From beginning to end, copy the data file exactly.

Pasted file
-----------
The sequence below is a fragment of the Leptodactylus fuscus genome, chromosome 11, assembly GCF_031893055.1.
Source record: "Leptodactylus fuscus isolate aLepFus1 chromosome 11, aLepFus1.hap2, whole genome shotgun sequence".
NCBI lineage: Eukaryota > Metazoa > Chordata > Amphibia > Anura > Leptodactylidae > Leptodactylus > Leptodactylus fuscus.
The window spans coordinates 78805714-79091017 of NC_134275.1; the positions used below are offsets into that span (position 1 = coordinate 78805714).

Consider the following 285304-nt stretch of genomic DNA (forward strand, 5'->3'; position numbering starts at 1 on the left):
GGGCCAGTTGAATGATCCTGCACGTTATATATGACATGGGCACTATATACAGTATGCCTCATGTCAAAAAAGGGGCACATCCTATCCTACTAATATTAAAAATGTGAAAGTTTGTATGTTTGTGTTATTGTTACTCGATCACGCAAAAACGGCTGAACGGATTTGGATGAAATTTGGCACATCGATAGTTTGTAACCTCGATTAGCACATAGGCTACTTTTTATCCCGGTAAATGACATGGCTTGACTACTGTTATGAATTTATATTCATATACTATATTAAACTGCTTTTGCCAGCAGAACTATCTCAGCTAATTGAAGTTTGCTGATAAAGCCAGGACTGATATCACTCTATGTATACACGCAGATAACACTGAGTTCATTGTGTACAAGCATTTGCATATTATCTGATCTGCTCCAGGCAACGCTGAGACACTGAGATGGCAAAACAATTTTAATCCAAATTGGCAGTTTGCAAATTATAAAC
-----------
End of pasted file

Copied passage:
The sequence below is a fragment of the Leptodactylus fuscus genome, chromosome 11, assembly GCF_031893055.1.
Source record: "Leptodactylus fuscus isolate aLepFus1 chromosome 11, aLepFus1.hap2, whole genome shotgun sequence".
NCBI lineage: Eukaryota > Metazoa > Chordata > Amphibia > Anura > Leptodactylidae > Leptodactylus > Leptodactylus fuscus.
The window spans coordinates 78805714-79091017 of NC_134275.1; the positions used below are offsets into that span (position 1 = coordinate 78805714).

Consider the following 285304-nt stretch of genomic DNA (forward strand, 5'->3'; position numbering starts at 1 on the left):
GGGCCAGTTGAATGATCCTGCACGTTATATATGACATGGGCACTATATACAGTATGCCTCATGTCAAAAAAGGGGCACATCCTATCCTACTAATATTAAAAATGTGAAAGTTTGTATGTTTGTGTTATTGTTACTCGATCACGCAAAAACGGCTGAACGGATTTGGATGAAATTTGGCACATCGATAGTTTGTAACCTCGATTAGCACATAGGCTACTTTTTATCCCGGTAAATGACATGGCTTGACTACTGTTATGAATTTATATTCATATACTATATTAAACTGCTTTTGCCAGCAGAACTATCTCAGCTAATTGAAGTTTGCTGATAAAGCCAGGACTGATATCACTCTATGTATACACGCAGATAACACTGAGTTCATTGTGTACAAGCATTTGCATATTATCTGATCTGCTCCAGGCAACGCTGAGACACTGAGATGGCAAAACAATTTTAATCCAAATTGGCAGTTTGCAAATTATAAAC